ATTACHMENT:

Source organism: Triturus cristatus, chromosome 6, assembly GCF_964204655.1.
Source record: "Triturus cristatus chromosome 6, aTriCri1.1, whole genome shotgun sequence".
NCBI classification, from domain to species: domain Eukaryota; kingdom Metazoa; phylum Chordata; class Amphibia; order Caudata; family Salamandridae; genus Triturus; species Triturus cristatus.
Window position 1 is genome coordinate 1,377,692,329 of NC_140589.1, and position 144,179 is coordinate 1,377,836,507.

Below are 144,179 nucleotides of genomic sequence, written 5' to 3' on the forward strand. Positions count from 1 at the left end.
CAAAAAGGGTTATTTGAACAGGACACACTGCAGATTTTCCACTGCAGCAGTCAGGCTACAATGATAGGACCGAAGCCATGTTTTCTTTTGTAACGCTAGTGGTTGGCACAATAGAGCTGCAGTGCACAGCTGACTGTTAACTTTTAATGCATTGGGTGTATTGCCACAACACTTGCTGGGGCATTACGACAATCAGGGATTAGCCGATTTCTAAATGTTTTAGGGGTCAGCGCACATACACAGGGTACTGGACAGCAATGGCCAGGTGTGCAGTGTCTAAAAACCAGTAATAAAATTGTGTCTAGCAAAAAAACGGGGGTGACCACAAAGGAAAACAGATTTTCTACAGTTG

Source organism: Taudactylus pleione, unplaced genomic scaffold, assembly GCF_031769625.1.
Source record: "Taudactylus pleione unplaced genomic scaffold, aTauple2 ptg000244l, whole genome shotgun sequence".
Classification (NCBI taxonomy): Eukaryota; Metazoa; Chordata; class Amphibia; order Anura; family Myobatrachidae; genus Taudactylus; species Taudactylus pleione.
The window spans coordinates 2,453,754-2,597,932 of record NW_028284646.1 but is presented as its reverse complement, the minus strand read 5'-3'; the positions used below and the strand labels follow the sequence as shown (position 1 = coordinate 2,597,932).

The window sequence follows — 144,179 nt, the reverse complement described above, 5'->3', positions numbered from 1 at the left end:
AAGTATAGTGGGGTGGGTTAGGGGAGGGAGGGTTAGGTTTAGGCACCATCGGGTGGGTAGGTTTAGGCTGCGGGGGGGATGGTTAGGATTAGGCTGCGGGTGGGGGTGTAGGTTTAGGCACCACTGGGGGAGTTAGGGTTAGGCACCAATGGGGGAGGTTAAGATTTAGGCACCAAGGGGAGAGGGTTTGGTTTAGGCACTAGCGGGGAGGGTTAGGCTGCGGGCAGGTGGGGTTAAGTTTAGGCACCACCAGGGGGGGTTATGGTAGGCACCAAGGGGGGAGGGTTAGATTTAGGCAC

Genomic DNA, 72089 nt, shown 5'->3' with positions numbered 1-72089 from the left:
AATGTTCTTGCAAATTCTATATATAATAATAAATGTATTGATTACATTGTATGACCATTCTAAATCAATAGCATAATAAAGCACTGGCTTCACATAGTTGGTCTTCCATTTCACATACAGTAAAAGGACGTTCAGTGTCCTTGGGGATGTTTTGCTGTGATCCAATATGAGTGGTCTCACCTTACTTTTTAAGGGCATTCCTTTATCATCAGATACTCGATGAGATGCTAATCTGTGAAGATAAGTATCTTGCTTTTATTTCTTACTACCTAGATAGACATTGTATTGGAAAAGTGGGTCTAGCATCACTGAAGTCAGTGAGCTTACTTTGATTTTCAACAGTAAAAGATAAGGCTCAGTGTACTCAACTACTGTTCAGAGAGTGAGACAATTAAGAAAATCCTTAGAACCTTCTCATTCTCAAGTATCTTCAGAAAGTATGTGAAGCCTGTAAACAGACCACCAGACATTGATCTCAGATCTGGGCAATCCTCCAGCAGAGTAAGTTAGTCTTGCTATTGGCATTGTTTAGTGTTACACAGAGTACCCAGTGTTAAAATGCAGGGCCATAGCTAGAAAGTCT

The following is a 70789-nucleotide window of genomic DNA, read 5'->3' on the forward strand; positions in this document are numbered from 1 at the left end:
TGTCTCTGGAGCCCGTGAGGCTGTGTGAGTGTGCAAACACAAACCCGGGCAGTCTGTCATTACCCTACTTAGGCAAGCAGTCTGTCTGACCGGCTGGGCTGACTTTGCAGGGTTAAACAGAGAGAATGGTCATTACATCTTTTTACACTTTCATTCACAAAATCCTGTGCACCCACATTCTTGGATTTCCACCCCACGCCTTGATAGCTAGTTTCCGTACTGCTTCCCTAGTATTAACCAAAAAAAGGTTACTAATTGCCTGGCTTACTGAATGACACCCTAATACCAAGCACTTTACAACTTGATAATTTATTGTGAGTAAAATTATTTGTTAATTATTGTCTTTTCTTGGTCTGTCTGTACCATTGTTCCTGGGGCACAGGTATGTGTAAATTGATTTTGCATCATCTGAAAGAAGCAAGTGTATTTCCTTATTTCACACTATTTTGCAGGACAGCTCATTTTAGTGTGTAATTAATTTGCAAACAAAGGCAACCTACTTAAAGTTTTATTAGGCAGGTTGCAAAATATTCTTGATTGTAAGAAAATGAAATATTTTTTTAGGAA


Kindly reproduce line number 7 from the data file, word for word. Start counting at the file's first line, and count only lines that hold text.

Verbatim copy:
Source organism: Taudactylus pleione, unplaced genomic scaffold, assembly GCF_031769625.1.